County is going beyond its annual head count to try to determine why young people wind up on the street.
Each year at this time, shelters and programs serving the homeless throughout the United States conduct a head count in an attempt to learn the depth of homelessness in their communities. But this year, organizers in Hennepin County will go a step further -- not only counting all of the homeless but also asking those 25 and younger how and why they ended up in shelters or living on the streets.
Shelters have a pretty good picture of the single adults who are homeless -- and their needs -- but not of the unaccompanied youth they also serve, said Lisa Thornquist of the Minneapolis/Hennepin County Office to End Homelessness. So they'll be asking them about disabilities or mental illnesses, whether they have been abused, whether they have spent time in foster care, and whether they have been compelled to commit crimes or have even been "trading sex for survival," she said.
"All of this will help us better under the experiences the youth have and help us to identify what are the best services to offer them," Thornquist said.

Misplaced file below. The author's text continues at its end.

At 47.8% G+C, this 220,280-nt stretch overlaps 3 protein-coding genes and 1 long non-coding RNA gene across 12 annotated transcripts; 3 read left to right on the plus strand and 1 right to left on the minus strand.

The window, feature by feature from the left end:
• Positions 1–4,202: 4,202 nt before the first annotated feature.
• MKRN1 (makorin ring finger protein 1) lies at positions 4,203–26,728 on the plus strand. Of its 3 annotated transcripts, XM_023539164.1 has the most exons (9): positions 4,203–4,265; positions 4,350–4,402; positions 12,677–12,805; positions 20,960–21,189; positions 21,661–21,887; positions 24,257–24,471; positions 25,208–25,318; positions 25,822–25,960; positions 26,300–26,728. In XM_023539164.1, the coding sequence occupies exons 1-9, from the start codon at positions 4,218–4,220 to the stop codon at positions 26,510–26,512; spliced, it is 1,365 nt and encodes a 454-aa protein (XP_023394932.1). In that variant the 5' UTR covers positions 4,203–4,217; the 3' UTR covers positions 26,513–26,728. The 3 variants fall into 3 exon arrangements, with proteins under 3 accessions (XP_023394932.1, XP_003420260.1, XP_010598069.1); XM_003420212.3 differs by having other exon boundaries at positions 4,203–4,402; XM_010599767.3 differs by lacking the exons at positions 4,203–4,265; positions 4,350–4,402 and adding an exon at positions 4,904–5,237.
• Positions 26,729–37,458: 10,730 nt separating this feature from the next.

Many of the youth will already be parents themselves. The count and voluntary surveys will take place in shelters but also in locations that serve the homeless in order to gain responses from the 50 or so youth who are "unsheltered" and living on the streets.
Hennepin County is one of nine sites across the country in which the surveys of homeless youth are being conducted for the first time. Officials from the U.S. Department of Housing and Urban Development, the federal agency that orchestrates the homelessness count, will be on hand to observe.
Jeremy Olson • 612-673-7744